As the official nonprofit partner to the National Park Service for the Santa Monica Mountains, the Santa Monica Mountains Fund is a Southern California-based not-for-profit entity committed to supporting the National Park Service and the California State Parks in their missions to provide for resource protection, wildlife preservation and public enjoyment of the Santa Monica Mountains National Recreation Area. Those eager to learn about one of this nation’s most significant yet often-overlooked national parks will find much to love here, while absorbing all there is to know about the Santa Monica Mountains Fund’s efforts to help ensure its continued existence for the appreciation of present and future generations.
What will also be quickly discovered by those learning about the Santa Monica Mountains National Recreation Areaare the myriad of exciting events, programs and happenings provided by some 39 cooperating agencies and nonprofit organizations that truly make this venue special – among them the free Night Sky Festival, set to return to this beautiful backdrop on Saturday, July 22 with a roster of summertime events near Woodland Hills. Indeed, with the new moon set to illuminate the Southern California sky that evening, the Delta Aquarids Meteor Shower nearing its peak and the total solar eclipse scheduled for next month, the National Park Service is expecting quite the show for this year’s Night Sky festivities.
Approximately 15 telescopes will be pointed at the other planetary bodies we share the Milky Way Galaxy with, while fun and educational children’s activities will engross the entire family in fun, including a chance for some lucky attendee to become a Night Sky Junior Ranger and door prizes for the first 100 visitors. The Festival will also feature a presentation on preserving the night sky by Dr. Travis Longcore, a recognized expert in the environmental and ecological effects of night lighting, an area of expertise that encompasses studying avian collisions with structures, attraction of insects to lights and the disruption of behavioral and physiological processes across species. As an assistant professor of Architecture, Spatial Sciences and Biological Sciences at USC, Dr. Longcore will be an element at the Night Sky Festival that is poised to keep the crowd attentive and inquisitive.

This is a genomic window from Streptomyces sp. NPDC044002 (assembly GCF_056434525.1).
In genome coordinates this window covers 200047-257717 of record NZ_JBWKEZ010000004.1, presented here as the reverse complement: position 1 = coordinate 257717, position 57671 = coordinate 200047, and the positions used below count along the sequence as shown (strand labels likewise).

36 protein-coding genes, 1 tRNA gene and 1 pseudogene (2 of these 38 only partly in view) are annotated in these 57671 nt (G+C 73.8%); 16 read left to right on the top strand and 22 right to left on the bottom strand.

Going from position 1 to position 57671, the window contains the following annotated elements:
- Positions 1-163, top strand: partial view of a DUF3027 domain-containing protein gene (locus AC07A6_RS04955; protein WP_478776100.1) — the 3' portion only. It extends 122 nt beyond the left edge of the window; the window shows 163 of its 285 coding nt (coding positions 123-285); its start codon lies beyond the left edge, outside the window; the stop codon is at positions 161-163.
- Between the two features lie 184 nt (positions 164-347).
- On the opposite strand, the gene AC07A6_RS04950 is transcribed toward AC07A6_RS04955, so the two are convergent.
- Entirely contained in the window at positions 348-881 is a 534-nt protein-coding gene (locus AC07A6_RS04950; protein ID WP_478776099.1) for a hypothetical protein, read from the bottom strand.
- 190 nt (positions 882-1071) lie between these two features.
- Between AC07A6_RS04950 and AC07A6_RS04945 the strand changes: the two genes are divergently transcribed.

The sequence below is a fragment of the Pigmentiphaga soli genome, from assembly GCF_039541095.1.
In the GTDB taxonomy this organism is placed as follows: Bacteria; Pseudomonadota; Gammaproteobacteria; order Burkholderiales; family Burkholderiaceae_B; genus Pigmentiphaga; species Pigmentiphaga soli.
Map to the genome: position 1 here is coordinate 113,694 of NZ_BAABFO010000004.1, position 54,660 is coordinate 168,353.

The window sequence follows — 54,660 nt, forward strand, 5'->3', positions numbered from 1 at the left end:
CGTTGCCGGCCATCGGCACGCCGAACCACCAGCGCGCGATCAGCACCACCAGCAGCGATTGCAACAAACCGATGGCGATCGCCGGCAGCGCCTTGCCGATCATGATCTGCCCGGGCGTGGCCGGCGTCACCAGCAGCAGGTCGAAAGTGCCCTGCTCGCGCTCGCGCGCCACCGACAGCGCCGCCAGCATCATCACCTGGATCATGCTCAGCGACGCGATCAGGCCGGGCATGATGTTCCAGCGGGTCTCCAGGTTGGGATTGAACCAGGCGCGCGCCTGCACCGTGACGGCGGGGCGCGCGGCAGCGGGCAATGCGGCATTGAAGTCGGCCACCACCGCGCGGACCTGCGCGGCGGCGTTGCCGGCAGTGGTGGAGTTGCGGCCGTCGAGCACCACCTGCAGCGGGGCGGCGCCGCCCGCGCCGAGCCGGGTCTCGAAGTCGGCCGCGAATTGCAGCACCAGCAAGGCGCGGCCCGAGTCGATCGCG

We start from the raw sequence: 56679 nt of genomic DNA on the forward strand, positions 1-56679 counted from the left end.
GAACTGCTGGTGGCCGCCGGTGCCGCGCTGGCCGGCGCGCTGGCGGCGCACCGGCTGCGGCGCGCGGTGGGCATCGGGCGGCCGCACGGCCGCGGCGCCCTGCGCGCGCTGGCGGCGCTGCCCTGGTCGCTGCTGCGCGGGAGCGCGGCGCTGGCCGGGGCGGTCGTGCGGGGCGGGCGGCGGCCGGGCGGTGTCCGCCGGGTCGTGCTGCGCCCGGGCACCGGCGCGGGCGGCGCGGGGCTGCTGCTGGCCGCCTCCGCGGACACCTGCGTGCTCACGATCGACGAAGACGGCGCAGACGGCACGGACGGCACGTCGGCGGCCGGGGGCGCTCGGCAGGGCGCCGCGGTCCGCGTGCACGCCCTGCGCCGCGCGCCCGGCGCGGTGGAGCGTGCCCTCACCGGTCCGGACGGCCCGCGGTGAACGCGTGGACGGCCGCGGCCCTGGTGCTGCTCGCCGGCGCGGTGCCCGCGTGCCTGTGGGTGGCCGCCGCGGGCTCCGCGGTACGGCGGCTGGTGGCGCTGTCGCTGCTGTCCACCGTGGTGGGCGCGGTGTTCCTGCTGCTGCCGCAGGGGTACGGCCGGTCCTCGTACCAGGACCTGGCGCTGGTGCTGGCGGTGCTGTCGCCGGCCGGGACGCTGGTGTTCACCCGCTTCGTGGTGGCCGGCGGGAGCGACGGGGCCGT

“For those who have ever looked up at the night sky and wondered about what’s above – or beyond – us, the Night Sky Festival offers the chance to experience the night sky with astronomers and discover the vast expanse beyondEarth,” states Charlotte Parry, executive director of the Santa Monica Mountains Fund. “Attendees are encouraged to bring a red lens flashlight to help preserve our night vision throughout one of the most exciting events near Woodland Hills.”
The event is scheduled to run from 7:30 to 10:30 PM at Paramount Ranch, 2903 Cornell Road in Agoura, the evening kicking off with kid’s activities from 7:30 to 9:00 PM and then going on to include Native American Night Sky Stories by Hupa native Kat High from 7:30 to 8:30 PM, Preserving the Night Sky: A Presentation by Dr. Travis Longcore from 8:00 PM to 9:00 PM and telescope viewing from 8:30 PM to 10:00 PM. Parking and entrance cost to one of the most educational events near Woodland Hills is free.
For more information about the 2017 Night Sky Festival visit http://samofund.org/calendar/#event|night-sky-festival|1078.